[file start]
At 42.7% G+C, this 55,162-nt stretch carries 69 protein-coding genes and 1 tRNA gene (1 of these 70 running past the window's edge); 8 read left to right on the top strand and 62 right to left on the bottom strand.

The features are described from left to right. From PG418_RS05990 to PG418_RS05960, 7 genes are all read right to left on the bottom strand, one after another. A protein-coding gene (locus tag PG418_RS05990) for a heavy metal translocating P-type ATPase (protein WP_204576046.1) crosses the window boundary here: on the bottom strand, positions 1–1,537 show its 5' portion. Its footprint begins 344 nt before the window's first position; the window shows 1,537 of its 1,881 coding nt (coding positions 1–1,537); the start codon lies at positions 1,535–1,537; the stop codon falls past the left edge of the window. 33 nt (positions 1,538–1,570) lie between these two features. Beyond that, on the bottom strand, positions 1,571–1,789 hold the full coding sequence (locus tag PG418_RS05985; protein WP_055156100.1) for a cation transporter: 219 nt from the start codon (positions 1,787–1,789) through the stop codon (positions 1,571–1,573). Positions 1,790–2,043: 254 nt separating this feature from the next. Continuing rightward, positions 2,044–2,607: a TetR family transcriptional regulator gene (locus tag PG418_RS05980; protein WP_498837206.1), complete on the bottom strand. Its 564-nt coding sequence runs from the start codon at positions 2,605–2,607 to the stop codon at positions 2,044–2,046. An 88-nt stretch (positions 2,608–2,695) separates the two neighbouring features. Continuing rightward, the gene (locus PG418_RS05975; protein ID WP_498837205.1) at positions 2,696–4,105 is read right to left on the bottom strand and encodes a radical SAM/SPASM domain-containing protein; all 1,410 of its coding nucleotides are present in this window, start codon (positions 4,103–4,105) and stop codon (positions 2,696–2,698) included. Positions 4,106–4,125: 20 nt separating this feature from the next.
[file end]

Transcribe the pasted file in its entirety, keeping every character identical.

At 42.7% G+C, this 55,162-nt stretch carries 69 protein-coding genes and 1 tRNA gene (1 of these 70 running past the window's edge); 8 read left to right on the top strand and 62 right to left on the bottom strand.

The features are described from left to right. From PG418_RS05990 to PG418_RS05960, 7 genes are all read right to left on the bottom strand, one after another. A protein-coding gene (locus tag PG418_RS05990) for a heavy metal translocating P-type ATPase (protein WP_204576046.1) crosses the window boundary here: on the bottom strand, positions 1–1,537 show its 5' portion. Its footprint begins 344 nt before the window's first position; the window shows 1,537 of its 1,881 coding nt (coding positions 1–1,537); the start codon lies at positions 1,535–1,537; the stop codon falls past the left edge of the window. 33 nt (positions 1,538–1,570) lie between these two features. Beyond that, on the bottom strand, positions 1,571–1,789 hold the full coding sequence (locus tag PG418_RS05985; protein WP_055156100.1) for a cation transporter: 219 nt from the start codon (positions 1,787–1,789) through the stop codon (positions 1,571–1,573). Positions 1,790–2,043: 254 nt separating this feature from the next. Continuing rightward, positions 2,044–2,607: a TetR family transcriptional regulator gene (locus tag PG418_RS05980; protein WP_498837206.1), complete on the bottom strand. Its 564-nt coding sequence runs from the start codon at positions 2,605–2,607 to the stop codon at positions 2,044–2,046. An 88-nt stretch (positions 2,608–2,695) separates the two neighbouring features. Continuing rightward, the gene (locus PG418_RS05975; protein ID WP_498837205.1) at positions 2,696–4,105 is read right to left on the bottom strand and encodes a radical SAM/SPASM domain-containing protein; all 1,410 of its coding nucleotides are present in this window, start codon (positions 4,103–4,105) and stop codon (positions 2,696–2,698) included. Positions 4,106–4,125: 20 nt separating this feature from the next.